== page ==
Which tends to be all fine and good, except during the primaries.
The present controversy began on Thursday when Brian finally told us what he really thinks about Virginia Delegate Bob Marshall.
Brian’s appraisal of Delegate Bob is harsh in the same sense St. John’s depiction of the beast is harsh. Brian wants him to leave the House of Delegates, to renounce his ways, and most certainly to bow out of the primary contest for the Republican nomination to replace 34-year Congressman Frank Wolf in the 10th district election in November.
Delegate Bob is one of approximately 47 others currently announced to challenge Barbara Comstock, Frank Wolf’s heir apparent, for the GOP nomination …. and therein lies the rub.
Bob Marshall (R-13) has issued a statement about Judge Wright-Allen’s decision, striking down his eponymous Marshall Amendment to the Virginia constitution, that bans gay marriage. One can hardly be surprised that he disagrees, and at least one of his enumerated points of complaint has a bit of merit to it (that the judge read the Equal Protection clause of the constitution as though it were more closely worded like the Declaration’s guarantee of universal equality, instead of merely delivering on that guarantee’s promise). But he just can’t seem to help himself, sputtering almost apoplectically (maybe not almost, come to think of it) about the fact that, since things have always been a certain way, that God therefore meant they would stay that way forever. And who are we to argue with God? (If you need to know what God has to say on all this, by the way, the statement makes it clear that you can, when in any doubt about His Word, just ask Delegate Marshall. He’ll tell you What It Is.)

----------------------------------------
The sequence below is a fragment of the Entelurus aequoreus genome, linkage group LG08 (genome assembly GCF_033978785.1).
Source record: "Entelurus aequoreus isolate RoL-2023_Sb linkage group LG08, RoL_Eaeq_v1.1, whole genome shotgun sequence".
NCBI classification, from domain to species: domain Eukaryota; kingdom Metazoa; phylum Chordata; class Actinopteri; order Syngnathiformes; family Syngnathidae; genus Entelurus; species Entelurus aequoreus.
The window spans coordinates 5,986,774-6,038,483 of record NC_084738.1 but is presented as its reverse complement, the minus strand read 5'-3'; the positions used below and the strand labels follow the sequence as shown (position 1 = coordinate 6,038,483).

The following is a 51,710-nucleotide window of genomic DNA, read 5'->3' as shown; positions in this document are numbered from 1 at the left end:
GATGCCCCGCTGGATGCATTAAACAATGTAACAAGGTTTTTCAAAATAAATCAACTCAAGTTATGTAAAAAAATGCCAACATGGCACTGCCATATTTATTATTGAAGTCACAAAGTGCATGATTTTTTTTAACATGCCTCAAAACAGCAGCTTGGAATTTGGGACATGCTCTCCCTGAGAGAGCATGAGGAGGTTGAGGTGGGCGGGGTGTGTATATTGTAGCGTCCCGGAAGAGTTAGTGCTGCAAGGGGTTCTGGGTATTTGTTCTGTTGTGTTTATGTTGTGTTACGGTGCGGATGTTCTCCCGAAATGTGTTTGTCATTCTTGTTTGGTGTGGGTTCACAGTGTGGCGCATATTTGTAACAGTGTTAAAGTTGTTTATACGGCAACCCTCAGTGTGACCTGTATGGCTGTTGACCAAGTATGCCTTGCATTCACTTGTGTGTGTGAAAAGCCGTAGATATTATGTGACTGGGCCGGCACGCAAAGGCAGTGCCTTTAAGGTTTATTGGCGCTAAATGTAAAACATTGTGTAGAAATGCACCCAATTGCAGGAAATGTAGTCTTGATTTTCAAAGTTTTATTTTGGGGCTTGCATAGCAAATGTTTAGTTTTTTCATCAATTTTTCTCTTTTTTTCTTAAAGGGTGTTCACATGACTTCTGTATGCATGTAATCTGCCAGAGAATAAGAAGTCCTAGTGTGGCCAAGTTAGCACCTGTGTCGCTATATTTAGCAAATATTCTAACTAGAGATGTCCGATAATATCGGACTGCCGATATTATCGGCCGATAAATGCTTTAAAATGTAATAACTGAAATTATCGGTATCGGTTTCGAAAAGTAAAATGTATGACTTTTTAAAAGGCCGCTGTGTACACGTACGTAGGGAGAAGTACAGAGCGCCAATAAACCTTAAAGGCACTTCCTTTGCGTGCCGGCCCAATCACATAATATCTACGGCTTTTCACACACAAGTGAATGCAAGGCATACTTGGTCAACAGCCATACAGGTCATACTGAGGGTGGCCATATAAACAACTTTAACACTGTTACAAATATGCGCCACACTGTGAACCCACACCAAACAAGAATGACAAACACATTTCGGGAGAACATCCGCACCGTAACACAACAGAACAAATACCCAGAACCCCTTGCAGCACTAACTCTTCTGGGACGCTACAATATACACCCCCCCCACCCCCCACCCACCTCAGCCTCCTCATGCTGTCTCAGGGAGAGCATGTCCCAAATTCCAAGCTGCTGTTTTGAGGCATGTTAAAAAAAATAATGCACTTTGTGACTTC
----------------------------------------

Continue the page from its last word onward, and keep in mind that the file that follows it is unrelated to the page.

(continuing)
It must be particularly frustrating for a man who has devoted so much of his life to oppressing others that, on the eve of his efforts to become a federal legislator, his signature achievement in government is declared to be an unconstitutional form of discrimination. The rest of us could see that coming, of course, and polls even show that his amendment would not pass today. But Bob Marshall has never cared about today. As his statement shows, Bob Marshall is all about the past.
Perhaps the time has finally come, to leave him there.